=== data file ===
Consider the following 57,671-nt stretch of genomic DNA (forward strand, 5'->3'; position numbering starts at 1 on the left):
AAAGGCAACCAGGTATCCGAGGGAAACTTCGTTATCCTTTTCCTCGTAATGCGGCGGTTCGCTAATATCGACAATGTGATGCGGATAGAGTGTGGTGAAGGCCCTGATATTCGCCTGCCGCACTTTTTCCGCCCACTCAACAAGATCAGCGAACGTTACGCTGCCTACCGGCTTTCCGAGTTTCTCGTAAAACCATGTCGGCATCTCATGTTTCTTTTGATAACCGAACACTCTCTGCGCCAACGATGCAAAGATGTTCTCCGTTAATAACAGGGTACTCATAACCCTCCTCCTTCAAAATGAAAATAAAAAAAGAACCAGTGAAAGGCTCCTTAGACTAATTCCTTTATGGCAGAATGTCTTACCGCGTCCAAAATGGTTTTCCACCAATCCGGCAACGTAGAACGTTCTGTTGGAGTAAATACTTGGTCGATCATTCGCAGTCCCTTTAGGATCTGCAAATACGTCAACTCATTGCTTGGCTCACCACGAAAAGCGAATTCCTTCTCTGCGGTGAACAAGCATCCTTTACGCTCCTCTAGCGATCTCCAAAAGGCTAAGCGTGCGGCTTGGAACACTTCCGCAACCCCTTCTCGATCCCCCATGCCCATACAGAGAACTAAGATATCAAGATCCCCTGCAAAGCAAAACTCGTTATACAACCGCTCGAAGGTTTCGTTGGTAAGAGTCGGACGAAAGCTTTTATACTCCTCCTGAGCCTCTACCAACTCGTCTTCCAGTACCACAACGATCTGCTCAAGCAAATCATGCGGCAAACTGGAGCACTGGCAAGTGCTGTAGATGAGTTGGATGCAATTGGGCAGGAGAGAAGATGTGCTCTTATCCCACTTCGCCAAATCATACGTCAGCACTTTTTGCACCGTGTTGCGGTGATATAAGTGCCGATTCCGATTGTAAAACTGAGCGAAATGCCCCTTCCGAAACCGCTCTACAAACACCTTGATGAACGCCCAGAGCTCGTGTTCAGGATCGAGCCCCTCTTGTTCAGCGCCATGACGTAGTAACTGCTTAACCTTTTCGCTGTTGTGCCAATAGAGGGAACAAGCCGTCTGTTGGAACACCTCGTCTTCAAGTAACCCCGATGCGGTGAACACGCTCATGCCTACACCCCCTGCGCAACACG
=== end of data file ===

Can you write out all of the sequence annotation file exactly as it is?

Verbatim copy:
Consider the following 57,671-nt stretch of genomic DNA (forward strand, 5'->3'; position numbering starts at 1 on the left):
AAAGGCAACCAGGTATCCGAGGGAAACTTCGTTATCCTTTTCCTCGTAATGCGGCGGTTCGCTAATATCGACAATGTGATGCGGATAGAGTGTGGTGAAGGCCCTGATATTCGCCTGCCGCACTTTTTCCGCCCACTCAACAAGATCAGCGAACGTTACGCTGCCTACCGGCTTTCCGAGTTTCTCGTAAAACCATGTCGGCATCTCATGTTTCTTTTGATAACCGAACACTCTCTGCGCCAACGATGCAAAGATGTTCTCCGTTAATAACAGGGTACTCATAACCCTCCTCCTTCAAAATGAAAATAAAAAAAGAACCAGTGAAAGGCTCCTTAGACTAATTCCTTTATGGCAGAATGTCTTACCGCGTCCAAAATGGTTTTCCACCAATCCGGCAACGTAGAACGTTCTGTTGGAGTAAATACTTGGTCGATCATTCGCAGTCCCTTTAGGATCTGCAAATACGTCAACTCATTGCTTGGCTCACCACGAAAAGCGAATTCCTTCTCTGCGGTGAACAAGCATCCTTTACGCTCCTCTAGCGATCTCCAAAAGGCTAAGCGTGCGGCTTGGAACACTTCCGCAACCCCTTCTCGATCCCCCATGCCCATACAGAGAACTAAGATATCAAGATCCCCTGCAAAGCAAAACTCGTTATACAACCGCTCGAAGGTTTCGTTGGTAAGAGTCGGACGAAAGCTTTTATACTCCTCCTGAGCCTCTACCAACTCGTCTTCCAGTACCACAACGATCTGCTCAAGCAAATCATGCGGCAAACTGGAGCACTGGCAAGTGCTGTAGATGAGTTGGATGCAATTGGGCAGGAGAGAAGATGTGCTCTTATCCCACTTCGCCAAATCATACGTCAGCACTTTTTGCACCGTGTTGCGGTGATATAAGTGCCGATTCCGATTGTAAAACTGAGCGAAATGCCCCTTCCGAAACCGCTCTACAAACACCTTGATGAACGCCCAGAGCTCGTGTTCAGGATCGAGCCCCTCTTGTTCAGCGCCATGACGTAGTAACTGCTTAACCTTTTCGCTGTTGTGCCAATAGAGGGAACAAGCCGTCTGTTGGAACACCTCGTCTTCAAGTAACCCCGATGCGGTGAACACGCTCATGCCTACACCCCCTGCGCAACACG